The War on Drugs isn't working, says Christian Aid

A soldier stands guard next to packages of marijuana in Mexico.Reuters

The war on drugs is simply not working, according to a new report by Christian Aid.

Where old approaches to drugs treat the issue like a "malignant tumour", apart from the whole body, the reality today is that this tumour "has become an almost necessary part of the whole body, rendering conventional treatments ineffective. Removal could cause certain organs to fail," according to Eric Gutierrez, a senior advisor at Christian Aid.

The reality in many countries, including Afghanistan, Colombia, Mali and Tajikstan, is that the drugs trade is not a sub-sector of the economy that can be identified and retracted without huge implications for other parts of the economy and society.

The report, Drugs and Illicit Practices, assessing their impact on development and governance, released today, cites examples of how key state functions have effectively been subverted by the scale of the trade. It documents instances where drug networks have become providers of much-needed jobs and investment, drug barons have been elected to government office and criminal syndicates serve as shadow sub-contractors of state security.

A case study on the cocaine trade in Mali revealed how it had corrupted the governing institutions to the extent that "local communities found it difficult to distinguish whether state agents were behaving like criminals, or criminals were behaving like the state."

The paradox of the heroin trade in Tajikstan, which is usually regarded as a source of conflict and violence, has arguably "become a source of stability." The state, which was often too weak to maintain order, would collaborate with organised criminal organisations to maintain the order where their control was effective.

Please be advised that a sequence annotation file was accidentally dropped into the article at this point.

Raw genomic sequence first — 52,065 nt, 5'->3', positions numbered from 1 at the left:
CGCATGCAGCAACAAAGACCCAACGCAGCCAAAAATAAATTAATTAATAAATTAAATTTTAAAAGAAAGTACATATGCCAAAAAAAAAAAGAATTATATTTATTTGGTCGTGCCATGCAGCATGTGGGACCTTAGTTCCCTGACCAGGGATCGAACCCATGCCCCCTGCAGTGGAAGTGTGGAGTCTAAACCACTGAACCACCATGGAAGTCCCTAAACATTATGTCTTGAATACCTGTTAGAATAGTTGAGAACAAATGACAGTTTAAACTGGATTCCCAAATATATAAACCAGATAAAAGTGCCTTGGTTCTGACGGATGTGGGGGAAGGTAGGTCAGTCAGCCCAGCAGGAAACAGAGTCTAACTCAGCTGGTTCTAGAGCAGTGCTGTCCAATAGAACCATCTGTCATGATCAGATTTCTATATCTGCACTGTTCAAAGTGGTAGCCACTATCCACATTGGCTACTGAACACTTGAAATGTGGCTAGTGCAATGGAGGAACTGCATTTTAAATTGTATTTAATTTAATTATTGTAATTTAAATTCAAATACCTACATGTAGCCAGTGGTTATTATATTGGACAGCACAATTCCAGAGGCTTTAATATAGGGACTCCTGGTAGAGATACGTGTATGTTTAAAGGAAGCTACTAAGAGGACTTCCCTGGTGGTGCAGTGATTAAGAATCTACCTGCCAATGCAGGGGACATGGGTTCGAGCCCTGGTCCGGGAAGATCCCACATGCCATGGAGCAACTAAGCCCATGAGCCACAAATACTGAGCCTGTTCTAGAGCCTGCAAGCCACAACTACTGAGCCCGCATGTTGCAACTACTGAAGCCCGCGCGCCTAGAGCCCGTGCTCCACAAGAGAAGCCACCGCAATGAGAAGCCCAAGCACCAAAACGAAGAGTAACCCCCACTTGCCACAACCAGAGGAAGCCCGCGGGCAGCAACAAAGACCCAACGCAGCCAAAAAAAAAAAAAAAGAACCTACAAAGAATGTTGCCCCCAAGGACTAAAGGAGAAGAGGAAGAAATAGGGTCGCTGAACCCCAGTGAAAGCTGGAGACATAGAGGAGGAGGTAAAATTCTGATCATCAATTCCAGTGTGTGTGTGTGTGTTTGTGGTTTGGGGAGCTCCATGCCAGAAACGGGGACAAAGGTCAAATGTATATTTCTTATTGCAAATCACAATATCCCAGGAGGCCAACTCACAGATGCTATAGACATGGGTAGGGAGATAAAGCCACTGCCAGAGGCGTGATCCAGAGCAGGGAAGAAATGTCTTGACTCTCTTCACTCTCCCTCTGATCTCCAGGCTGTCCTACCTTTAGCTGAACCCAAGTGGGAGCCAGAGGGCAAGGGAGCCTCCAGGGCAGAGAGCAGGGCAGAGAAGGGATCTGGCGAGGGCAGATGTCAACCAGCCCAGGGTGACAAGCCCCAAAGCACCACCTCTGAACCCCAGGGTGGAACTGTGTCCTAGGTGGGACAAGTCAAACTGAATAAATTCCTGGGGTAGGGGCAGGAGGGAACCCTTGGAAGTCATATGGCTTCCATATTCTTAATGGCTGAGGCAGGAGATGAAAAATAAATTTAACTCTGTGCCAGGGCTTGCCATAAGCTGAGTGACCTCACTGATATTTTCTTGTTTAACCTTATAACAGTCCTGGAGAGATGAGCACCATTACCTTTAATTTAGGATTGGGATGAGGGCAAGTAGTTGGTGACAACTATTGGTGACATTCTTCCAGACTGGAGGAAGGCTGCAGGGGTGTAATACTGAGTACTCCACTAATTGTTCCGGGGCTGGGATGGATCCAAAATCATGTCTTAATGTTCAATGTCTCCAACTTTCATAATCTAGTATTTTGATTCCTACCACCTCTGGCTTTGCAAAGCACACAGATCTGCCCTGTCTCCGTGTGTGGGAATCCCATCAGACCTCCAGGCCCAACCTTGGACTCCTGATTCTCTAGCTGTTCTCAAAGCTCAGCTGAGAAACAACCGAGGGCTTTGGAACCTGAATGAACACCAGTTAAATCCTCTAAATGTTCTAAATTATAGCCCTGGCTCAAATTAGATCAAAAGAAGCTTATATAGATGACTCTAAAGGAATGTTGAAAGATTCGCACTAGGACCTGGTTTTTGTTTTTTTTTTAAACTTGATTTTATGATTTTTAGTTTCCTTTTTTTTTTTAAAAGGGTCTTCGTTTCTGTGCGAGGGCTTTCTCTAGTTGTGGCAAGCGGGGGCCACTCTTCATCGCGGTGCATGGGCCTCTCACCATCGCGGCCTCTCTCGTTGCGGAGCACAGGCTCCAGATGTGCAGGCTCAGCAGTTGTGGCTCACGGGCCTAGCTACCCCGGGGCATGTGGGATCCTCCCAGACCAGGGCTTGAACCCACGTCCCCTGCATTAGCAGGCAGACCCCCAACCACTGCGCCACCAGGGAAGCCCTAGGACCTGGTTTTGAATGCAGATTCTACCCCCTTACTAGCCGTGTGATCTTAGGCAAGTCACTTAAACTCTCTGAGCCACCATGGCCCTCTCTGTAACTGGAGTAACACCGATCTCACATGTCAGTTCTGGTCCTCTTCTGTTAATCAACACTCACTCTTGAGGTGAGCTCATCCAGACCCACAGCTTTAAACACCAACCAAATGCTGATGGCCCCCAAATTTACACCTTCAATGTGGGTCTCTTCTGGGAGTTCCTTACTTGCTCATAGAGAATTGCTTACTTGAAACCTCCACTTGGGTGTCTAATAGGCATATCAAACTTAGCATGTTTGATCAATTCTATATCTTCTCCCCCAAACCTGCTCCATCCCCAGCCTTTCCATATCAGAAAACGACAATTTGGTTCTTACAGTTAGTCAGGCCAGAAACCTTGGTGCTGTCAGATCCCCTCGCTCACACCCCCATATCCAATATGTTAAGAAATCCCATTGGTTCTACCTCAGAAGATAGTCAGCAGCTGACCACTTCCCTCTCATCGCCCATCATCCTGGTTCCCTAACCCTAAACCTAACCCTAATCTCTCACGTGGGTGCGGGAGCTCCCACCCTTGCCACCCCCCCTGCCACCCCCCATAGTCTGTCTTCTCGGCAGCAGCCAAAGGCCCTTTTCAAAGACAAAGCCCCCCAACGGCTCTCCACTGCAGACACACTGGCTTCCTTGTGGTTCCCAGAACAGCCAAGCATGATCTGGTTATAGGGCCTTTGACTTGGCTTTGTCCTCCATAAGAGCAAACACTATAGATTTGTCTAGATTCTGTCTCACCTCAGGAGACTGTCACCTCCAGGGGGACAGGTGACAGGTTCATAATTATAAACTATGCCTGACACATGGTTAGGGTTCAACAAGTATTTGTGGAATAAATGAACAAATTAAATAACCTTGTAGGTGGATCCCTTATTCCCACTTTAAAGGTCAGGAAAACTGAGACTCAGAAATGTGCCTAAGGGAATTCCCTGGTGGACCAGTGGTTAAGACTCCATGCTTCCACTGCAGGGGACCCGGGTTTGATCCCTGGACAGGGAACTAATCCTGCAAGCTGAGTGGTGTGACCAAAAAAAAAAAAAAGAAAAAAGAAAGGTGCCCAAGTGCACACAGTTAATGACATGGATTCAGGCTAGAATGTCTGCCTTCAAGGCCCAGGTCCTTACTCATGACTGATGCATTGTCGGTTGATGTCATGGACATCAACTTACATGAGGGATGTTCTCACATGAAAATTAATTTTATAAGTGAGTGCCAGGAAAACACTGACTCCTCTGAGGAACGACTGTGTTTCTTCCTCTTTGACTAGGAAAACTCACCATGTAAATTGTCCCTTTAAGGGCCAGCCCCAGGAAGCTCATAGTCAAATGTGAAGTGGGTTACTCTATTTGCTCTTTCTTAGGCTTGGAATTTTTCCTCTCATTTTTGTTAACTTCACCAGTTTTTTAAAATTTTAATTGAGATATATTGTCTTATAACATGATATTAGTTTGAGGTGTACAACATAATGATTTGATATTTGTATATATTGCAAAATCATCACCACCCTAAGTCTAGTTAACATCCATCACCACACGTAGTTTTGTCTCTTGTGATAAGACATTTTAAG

The report urged that the options open to development agencies stretch beyond prohibition or legalisation when tackling drugs:

"Portugal has been successful in reducing both drug abuse and drug-related crime by treating drug possession for personal use as an administrative offence, rather than a criminal felony," Gutierrez said.

"The Czech Republic follows an approach whereby public health bodies, social services, and local communities are involved, not just the police, in dealing with drug issues."

The report has been produced by Christian Aid to broaden the debate on drugs policies worldwide prior to a special session of the United Nations General Assembly early next year.

The meeting has been brought forward by three years after Colombia, Guatemala and Mexico requested it, calling for more effective responses to drug trafficking.

"It is urgent to review the approach so far maintained by the international community on drugs, in order to stop the flow of money from the illicit drug market."

They added: "Nations should intensify their efforts to further strengthen the institutions and policies of each country in the prevention and punishment of crime, their social programs in education, health, leisure and employment, as well as prevention and treatment of addictions to preserve social fabric."